Download PDF Version of this essay

For Teachers

This is a student-directed activity. Download and print the Teacher's Guide: "Bones of Contention: Classifying Hominin Fossils" (PDF) for essential background information and suggestions for ways to support the activity.

Using a Fossil Database

This activity gives students access to a database containing records of most of the major fossils of our hominid ancestors found to date. Students can sort and search the fossils by feature, read about what each feature signifies, and use search filters to create groups. Students have these primary tasks:

  1. Use a database to classify each of the 10 mystery fossils by comaring them to fossils of known hominid species. Or, if the fossil is unique, create a new group.
  2. Compare and defend their classifications with peers.
  3. Compare their findings to the species names given by scientists.

Key Vocabulary

  1. hominid: The group consisting of all modern and extinct Great Apes (that is, modern humans, chimpanzees, gorillas and orangutans plus all their immediate ancestors). In formal biological classification, hominidae are a family.
  2. hominin: The group consisting of modern humans, extinct human species and all our immediate ancestors (including members of the genera Homo, Australopithecus, Paranthropus and Ardipithecus). In formal biological classification, hominini are a tribe.
  3. classification: Biological classification, or scientific classification in biology, is a method by which biologists group and categorize organisms by biological type, such as family, tribe, genus, species.
  4. genus: In biology, a genus (plural: genera) is a taxonomic unit (a taxon) used in the classification of living and fossil organisms. In this activity, we explore several genera within the hominin family, such as: Australopithecus, Paranthropus, and Homo.
  5. species: In biology, a species is a taxonomic unit (a taxon) used in the classification of living and fossil organisms. For instance, within the genus Australopithecus, species include afarensis, africanus, and garhi. Within the genus Homo, species include habilis, erectus, and sapiens.
  6. bipedal: Walking on two legs. A defining characteristic of hominins, this refers to having the ability or inclination to walk upright.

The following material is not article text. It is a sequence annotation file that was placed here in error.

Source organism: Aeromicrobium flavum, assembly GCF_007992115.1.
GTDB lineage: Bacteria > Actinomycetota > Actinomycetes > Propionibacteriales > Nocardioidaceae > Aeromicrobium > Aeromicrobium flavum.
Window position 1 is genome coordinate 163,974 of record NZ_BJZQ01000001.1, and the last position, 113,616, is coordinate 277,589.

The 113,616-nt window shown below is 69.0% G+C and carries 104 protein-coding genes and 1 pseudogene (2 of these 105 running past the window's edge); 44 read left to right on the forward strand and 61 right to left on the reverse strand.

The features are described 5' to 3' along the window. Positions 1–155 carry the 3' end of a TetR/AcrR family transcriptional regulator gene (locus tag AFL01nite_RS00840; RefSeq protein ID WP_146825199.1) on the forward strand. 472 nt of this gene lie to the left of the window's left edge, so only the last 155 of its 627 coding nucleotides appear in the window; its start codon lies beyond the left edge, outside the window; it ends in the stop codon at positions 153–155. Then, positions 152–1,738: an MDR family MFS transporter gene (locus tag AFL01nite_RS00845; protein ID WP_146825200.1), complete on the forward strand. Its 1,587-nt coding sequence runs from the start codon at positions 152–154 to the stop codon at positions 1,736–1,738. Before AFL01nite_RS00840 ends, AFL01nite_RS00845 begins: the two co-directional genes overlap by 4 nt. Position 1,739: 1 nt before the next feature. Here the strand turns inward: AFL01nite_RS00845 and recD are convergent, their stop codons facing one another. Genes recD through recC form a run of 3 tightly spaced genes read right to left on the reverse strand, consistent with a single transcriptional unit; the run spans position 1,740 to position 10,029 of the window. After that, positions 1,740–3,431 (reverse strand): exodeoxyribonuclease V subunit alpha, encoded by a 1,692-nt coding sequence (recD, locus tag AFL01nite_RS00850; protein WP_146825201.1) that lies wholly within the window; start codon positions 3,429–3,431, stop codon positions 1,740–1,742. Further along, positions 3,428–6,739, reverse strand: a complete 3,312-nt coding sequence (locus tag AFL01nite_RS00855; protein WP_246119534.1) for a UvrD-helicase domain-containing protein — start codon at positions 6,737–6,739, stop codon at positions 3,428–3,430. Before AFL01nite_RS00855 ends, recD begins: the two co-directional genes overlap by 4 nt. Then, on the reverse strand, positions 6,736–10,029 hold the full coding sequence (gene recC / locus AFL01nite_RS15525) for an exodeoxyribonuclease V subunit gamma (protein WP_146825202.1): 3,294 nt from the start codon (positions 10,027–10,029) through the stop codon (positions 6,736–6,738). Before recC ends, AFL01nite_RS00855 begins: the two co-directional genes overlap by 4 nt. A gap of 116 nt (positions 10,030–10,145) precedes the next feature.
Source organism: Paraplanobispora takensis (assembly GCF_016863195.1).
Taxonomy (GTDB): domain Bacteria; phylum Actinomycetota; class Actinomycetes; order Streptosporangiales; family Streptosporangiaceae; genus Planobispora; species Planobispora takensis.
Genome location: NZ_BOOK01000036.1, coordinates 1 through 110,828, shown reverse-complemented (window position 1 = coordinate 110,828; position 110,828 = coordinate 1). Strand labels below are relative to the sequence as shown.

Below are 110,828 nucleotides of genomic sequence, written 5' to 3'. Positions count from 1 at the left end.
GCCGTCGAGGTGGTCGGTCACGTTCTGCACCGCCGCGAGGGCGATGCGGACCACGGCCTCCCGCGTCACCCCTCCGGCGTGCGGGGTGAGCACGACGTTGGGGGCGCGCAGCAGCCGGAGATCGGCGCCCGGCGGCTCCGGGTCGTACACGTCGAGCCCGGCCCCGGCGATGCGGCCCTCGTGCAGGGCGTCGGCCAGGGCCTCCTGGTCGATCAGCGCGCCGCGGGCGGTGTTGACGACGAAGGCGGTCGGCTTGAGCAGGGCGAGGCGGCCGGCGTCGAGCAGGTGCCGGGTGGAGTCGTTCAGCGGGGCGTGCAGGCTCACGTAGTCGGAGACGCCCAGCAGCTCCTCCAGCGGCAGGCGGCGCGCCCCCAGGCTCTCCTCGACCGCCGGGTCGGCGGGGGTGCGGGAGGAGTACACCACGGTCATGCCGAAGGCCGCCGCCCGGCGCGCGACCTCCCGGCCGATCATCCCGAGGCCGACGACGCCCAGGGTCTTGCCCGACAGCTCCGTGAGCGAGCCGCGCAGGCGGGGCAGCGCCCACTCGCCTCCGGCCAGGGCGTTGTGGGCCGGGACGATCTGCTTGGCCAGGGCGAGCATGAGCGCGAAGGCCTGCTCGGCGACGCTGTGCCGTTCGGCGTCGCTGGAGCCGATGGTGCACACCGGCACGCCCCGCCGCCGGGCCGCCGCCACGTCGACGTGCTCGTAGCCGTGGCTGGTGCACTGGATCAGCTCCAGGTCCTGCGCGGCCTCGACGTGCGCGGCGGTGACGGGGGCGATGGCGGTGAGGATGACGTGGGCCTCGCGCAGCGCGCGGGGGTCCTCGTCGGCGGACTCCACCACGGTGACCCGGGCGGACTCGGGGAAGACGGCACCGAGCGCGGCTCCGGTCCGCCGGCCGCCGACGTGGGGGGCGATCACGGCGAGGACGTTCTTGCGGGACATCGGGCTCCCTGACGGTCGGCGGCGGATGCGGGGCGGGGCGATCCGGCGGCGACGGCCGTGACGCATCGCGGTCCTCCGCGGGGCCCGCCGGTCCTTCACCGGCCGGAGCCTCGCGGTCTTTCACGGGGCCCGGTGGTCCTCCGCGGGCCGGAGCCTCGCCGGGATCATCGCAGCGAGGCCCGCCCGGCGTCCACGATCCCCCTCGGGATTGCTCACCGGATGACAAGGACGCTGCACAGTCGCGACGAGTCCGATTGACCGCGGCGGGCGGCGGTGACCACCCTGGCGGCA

7. cranial: Describing the the skull, or more specifically the portion of the skull enclosing the brain. A related term: post-cranial refers to all or part of the skeleton apart from the skull.

Download the full Teacher's Guide

Student Resources

Use this worksheet to guide your investigation and to record your classifications of the mystery fossils.

Download the Student Worksheet

Sources

Our Origins: Discovering Physical Antropology, by Clark Spencer Larsen. W. W. Norton & Co, 2008 (3rd edition).

Human Origins: The Fossil Record, by Clark Spencer Larsen, Robert M. Matter, and Daniel L. Gebo. Waveland Press, 1998.

The Human Evolution Source Book, by Russell L. Ciochon and John G. Fleagle. Prentice Hall, 2005 (2nd edition).

A Photographic Atlas of Physical Anthroplogy, by Paul F. Whitehead, William K. Sacco, and Susan B. Hochgraf. Morton Publishing Company, 2005.

The Human Evolution Coloring Book, by Adrienne Zihlman, Coloring Concepts Inc. Collins Reference, 2001 (2nd edition).

Body proportions of Homo habilis reviewed, by Martin Haeusler and Henry M. McHenry. Journal of Human Evolution, 2004 (46:433-465).

Turkana Basin Institute Website.

Credits

DESIGN & PRODUCTION

Inquirium LLC

PROGRAMMING

Creative Bottle

Science Advisor

Elizabeth Weiss, Ph.D., San Jose State University

Images

Fossil illustrations are based on casts that were provided courtesy of: